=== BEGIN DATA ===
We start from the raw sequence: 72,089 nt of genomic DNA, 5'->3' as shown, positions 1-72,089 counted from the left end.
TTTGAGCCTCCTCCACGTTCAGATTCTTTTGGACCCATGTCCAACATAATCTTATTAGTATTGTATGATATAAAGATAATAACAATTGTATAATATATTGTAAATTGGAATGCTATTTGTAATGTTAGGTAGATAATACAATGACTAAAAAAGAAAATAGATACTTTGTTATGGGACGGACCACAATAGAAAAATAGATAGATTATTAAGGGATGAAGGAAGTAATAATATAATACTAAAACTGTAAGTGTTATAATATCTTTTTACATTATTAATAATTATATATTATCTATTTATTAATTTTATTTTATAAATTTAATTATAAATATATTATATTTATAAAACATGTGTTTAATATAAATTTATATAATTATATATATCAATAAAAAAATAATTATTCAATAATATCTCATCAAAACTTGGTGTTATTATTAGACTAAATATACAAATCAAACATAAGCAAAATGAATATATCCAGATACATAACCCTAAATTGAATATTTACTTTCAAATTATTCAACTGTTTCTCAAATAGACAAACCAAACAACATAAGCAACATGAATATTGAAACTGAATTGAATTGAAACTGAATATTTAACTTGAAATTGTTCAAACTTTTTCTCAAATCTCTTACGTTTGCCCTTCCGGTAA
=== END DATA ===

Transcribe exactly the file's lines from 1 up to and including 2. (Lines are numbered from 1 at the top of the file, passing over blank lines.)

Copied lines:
We start from the raw sequence: 72,089 nt of genomic DNA, 5'->3' as shown, positions 1-72,089 counted from the left end.
TTTGAGCCTCCTCCACGTTCAGATTCTTTTGGACCCATGTCCAACATAATCTTATTAGTATTGTATGATATAAAGATAATAACAATTGTATAATATATTGTAAATTGGAATGCTATTTGTAATGTTAGGTAGATAATACAATGACTAAAAAAGAAAATAGATACTTTGTTATGGGACGGACCACAATAGAAAAATAGATAGATTATTAAGGGATGAAGGAAGTAATAATATAATACTAAAACTGTAAGTGTTATAATATCTTTTTACATTATTAATAATTATATATTATCTATTTATTAATTTTATTTTATAAATTTAATTATAAATATATTATATTTATAAAACATGTGTTTAATATAAATTTATATAATTATATATATCAATAAAAAAATAATTATTCAATAATATCTCATCAAAACTTGGTGTTATTATTAGACTAAATATACAAATCAAACATAAGCAAAATGAATATATCCAGATACATAACCCTAAATTGAATATTTACTTTCAAATTATTCAACTGTTTCTCAAATAGACAAACCAAACAACATAAGCAACATGAATATTGAAACTGAATTGAATTGAAACTGAATATTTAACTTGAAATTGTTCAAACTTTTTCTCAAATCTCTTACGTTTGCCCTTCCGGTAA